Mules face playoff rematch with Littlefield
Published: Thursday, November 22nd, 2007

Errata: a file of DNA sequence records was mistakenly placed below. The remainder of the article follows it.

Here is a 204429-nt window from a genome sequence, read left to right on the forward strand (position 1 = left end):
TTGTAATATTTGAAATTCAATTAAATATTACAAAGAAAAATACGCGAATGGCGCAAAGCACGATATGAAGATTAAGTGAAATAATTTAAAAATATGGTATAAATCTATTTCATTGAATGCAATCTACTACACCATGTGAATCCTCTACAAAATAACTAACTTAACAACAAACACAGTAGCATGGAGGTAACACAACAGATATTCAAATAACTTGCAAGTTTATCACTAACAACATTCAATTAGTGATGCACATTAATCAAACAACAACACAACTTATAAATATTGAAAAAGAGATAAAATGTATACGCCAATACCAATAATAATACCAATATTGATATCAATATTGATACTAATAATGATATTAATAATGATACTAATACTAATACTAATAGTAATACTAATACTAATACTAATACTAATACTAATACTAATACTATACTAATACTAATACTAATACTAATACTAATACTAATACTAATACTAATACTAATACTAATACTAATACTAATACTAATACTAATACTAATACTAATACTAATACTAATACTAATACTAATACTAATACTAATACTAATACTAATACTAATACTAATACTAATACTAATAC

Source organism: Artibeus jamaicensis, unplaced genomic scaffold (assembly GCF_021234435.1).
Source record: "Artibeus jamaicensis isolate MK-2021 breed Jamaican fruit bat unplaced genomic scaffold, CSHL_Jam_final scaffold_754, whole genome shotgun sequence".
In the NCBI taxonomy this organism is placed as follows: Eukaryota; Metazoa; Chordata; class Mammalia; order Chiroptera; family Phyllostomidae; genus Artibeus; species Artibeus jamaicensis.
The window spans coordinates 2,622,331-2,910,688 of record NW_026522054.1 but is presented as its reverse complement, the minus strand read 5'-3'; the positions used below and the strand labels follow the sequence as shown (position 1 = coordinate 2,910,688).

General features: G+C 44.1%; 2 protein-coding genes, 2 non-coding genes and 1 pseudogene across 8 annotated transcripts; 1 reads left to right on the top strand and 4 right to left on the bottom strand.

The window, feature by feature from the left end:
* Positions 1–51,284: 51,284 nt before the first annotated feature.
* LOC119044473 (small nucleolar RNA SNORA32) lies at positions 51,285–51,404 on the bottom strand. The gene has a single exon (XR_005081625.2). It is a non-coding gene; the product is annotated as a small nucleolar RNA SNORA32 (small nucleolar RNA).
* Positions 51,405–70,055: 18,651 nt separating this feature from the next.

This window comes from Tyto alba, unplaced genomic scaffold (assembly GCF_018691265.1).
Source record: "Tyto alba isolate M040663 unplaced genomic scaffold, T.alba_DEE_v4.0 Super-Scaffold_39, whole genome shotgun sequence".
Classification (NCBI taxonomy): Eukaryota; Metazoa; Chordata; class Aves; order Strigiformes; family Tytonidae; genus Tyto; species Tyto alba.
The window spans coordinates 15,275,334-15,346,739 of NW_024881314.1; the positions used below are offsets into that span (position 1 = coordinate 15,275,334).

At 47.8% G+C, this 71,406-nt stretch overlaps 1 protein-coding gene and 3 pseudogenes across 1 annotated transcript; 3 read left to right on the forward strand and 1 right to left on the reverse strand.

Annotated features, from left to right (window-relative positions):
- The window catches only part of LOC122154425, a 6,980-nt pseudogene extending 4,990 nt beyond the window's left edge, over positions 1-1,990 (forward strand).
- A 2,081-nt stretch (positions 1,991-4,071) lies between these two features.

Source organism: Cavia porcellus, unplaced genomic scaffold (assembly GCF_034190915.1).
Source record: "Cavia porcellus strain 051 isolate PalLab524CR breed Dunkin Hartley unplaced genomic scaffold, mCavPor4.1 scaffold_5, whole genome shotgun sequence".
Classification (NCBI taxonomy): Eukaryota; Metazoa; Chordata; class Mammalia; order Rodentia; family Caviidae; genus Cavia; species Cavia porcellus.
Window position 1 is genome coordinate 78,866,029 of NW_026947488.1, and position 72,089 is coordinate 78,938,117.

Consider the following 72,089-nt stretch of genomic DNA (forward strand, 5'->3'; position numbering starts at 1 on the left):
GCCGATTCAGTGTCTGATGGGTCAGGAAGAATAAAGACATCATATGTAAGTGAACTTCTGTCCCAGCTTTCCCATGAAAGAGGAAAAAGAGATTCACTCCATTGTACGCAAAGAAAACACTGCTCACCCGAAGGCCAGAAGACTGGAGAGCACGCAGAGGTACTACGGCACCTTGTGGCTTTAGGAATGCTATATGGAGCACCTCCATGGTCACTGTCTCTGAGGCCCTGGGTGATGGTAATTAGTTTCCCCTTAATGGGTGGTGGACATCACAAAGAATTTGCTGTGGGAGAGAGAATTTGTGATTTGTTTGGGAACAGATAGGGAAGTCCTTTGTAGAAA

Overshadowed in Muleshoe’s nearly point-per-minute production this season is the work of an ultra-quick defense. Despite regularly giving up 30 to 50 pounds per man up front, the Mules are allowing a little more than 200 yards and 11 points a game. Muleshoe senior Colton Heinrich said size is a state of mind. “It doesn’t matter if the guy in front of you is bigger, it’s a matter of who wants it more,” said Heinrich, a 5-foot-11, 155-pound outside linebacker and offensive guard. “We come into games well-prepared, knowing what plays teams will run out of what formations. Then it’s just a matter of executing.” Defensive execution will be critical tonight when the Mules (10-1) face former district rival Littlefield in a Class 2A Division I area playoff game at Plainview. The Wildcats (9-2) will look to outmuscle the Mules with their classic power running game, and thereby, keeping the ball out of the hands of record-setting Muleshoe quarterback Garrett Riley. “They run the ball and they run it well,”Muleshoe coach David Wood said. “For them, a three- or four-yard gain is a perfect. “We’ve got to get a couple of three-and-outs. Getting their offense off the field is critical.” Littlefield mauled Muleshoe 42-7 in the same round last year. Both teams are coming off easy first-round wins. Littlefield beat Denver City 35-6. Star running back O.J. Zapata left the game late in the first half with an ankle injury, but not before rushing for 200 yards and two touchdowns. His status is questionable for tonight’s game. Muleshoe routed Sanford-Fritch 56-14 with Riley throwing for five touchdowns, bringing his season total to 42. The Mules’ potent passing game could face an additional obstacle tonight — cold and possibly wet weather. “We’ll go in with the same game plan,” Wood said. “We feel good about our kids being able to perform in any weather.” Besides, Wood and Heinrich believe the Mules can get by with their underrated running game, if needed. “If we can’t pass the ball, we’ll just run it at them,” said Heinrich, who also doubles as an offensive guard. After all, he said, it’s a state of mind.
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